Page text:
We acknowledge the Gadigal of the Eora Nation, the traditional custodians of the Country on which the Art Gallery of NSW stands.


Diamond (Taimana)

circa 1960


Pepe Ria Anguna

08 Dec 1910 – 03 Sep 1983

  • Details

    circa 1960
    Media category
    Materials used
    hand-sewn tivaevae ta’orei, cotton
    238.0 x 217.0 x 0.5 cm
    Rudy Komon Memorial Fund 2022
    Not on display
    Accession number
    © Estate of Pepe Ria Anguna

    Reproduction requests

    Artist information
    Pepe Ria Anguna

    Works in the collection


  • About

    Tivaevae, as they are known in the Cook Islands, or tifaifai, as they are known in Tahiti, are the vital women’s textile tradition practised throughout eastern Polynesia. Meaning ‘to patch’, tivaevae draw from both western and Polynesian sources. Though missionaries brought western quilt-making and modern fabrics to the Pacific, tivaevae have a direct connection to much older bark cloth traditions. Gifts of love, they are made for important rites of passage, from boys' haircutting celebrations to weddings and funerals.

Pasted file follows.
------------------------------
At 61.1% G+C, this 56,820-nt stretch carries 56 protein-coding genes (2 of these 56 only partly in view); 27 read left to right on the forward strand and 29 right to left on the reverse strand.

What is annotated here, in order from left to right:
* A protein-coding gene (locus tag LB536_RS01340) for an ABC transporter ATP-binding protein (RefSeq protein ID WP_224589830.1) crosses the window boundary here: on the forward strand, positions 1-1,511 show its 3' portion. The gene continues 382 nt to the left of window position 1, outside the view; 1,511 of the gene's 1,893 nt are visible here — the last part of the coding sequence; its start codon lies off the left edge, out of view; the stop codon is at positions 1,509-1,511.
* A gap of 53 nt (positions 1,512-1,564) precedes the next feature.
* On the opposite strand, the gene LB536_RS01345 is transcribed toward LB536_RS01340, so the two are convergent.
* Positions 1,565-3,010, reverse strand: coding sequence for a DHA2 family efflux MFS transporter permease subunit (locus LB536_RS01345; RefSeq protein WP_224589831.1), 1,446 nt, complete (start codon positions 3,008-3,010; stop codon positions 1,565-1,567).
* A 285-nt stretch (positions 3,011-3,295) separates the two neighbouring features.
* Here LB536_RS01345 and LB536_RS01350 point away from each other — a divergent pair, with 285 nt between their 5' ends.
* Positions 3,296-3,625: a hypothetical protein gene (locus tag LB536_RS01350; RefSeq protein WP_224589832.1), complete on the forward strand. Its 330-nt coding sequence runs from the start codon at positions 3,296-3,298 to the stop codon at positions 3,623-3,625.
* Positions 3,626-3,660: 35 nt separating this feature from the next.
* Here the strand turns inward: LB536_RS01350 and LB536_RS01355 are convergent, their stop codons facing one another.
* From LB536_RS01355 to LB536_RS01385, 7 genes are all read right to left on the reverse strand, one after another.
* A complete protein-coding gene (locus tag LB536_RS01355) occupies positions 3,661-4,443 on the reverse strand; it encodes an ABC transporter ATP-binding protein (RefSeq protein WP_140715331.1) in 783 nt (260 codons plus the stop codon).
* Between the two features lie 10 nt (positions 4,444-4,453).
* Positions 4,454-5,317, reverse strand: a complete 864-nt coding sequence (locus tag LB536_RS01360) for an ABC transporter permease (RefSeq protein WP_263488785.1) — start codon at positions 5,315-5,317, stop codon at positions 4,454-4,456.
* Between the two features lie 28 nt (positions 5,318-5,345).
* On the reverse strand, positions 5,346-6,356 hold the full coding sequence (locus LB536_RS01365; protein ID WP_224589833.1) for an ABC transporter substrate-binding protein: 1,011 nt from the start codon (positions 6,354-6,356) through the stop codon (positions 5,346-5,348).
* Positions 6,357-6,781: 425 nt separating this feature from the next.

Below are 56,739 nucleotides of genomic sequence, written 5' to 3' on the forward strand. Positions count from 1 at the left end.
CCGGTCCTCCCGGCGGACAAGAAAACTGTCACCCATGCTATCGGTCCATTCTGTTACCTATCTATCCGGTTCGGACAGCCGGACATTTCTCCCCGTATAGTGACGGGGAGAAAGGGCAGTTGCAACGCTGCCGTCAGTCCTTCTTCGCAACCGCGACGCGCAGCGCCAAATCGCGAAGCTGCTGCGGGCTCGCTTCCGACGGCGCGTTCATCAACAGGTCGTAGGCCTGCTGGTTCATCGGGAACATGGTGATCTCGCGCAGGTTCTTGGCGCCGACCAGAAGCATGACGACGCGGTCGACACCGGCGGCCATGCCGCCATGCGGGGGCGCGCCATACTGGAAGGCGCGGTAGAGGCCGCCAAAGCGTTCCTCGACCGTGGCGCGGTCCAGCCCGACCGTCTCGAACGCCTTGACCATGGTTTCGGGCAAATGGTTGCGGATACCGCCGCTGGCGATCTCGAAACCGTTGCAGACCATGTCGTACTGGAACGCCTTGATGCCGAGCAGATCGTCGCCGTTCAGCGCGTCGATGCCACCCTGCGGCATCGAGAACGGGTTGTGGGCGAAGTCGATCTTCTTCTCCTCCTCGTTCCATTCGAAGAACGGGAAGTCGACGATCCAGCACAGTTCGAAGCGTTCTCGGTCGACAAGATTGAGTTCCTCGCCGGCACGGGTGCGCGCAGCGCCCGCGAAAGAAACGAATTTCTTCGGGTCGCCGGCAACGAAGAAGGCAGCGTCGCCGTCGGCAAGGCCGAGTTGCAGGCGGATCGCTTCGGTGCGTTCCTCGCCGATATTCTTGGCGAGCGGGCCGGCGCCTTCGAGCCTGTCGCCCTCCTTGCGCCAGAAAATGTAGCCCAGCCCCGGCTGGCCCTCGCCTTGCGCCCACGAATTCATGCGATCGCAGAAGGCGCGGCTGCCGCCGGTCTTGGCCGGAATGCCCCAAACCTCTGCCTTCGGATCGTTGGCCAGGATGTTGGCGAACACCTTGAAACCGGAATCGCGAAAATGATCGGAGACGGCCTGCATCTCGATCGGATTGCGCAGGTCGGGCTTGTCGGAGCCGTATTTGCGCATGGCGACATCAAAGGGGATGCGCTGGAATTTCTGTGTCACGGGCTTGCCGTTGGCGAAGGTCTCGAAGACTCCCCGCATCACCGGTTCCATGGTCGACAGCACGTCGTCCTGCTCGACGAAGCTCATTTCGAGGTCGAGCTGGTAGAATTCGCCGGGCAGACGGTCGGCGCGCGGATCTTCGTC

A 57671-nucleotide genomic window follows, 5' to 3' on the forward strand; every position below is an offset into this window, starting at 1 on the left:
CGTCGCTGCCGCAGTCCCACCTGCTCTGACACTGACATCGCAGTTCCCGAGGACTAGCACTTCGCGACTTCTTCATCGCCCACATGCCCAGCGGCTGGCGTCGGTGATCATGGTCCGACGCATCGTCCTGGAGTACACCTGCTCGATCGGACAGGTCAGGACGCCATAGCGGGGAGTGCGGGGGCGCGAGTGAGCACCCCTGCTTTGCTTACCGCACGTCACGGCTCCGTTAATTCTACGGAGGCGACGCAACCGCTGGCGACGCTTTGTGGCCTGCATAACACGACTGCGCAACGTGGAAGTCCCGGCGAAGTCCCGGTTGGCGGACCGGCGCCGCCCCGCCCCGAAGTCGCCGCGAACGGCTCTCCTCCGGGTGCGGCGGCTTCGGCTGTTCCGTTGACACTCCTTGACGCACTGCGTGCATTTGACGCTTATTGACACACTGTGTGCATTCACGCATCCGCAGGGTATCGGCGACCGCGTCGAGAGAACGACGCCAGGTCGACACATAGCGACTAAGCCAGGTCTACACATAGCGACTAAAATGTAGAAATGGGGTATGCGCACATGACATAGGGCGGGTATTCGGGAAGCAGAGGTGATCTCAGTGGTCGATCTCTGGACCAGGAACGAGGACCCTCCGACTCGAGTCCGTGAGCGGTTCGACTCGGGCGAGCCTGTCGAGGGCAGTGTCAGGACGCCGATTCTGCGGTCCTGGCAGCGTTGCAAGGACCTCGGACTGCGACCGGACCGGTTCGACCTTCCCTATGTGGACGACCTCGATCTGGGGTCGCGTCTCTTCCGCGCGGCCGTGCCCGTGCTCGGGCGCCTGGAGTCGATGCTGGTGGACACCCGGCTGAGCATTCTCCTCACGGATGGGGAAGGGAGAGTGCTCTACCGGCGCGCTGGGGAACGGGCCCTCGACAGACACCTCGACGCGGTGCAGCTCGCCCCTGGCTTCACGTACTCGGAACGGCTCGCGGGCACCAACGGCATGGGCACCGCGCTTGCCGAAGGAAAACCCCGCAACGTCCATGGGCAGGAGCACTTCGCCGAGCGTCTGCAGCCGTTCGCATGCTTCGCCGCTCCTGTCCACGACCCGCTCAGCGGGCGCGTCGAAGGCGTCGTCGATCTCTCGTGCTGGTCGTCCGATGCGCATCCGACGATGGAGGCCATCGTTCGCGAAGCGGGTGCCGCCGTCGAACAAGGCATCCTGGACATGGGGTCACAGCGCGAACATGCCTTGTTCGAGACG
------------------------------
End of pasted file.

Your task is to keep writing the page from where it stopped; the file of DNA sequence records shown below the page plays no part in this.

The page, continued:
Of the different types of Cook Islands tivaevae, perhaps the most highly prized is the tivaevae ta’orei. These are made by the careful assembly of hundreds of tiny, coloured squares of cloth and take great skill to construct, such as in this fine, diamond-patterned example gifted to a member of the Sydney Cook Islands community by his grandmother. She made it over many months and presented it to him at his haircutting ceremony – an important coming-of-age celebration for young Cook Islander boys – in November 1960.

    Before its inclusion in the 2021 exhibition Matisse Alive, the only other time this piece – considered a family and community treasure – was brought out from careful storage, was for the haircutting ceremony of the owner's grandson exactly 50 years later, in November 2010.

  • Exhibition history

    Shown in 1 exhibition

    • Matisse Alive, Art Gallery of New South Wales, Sydney, 11 Oct 2021–03 Apr 2022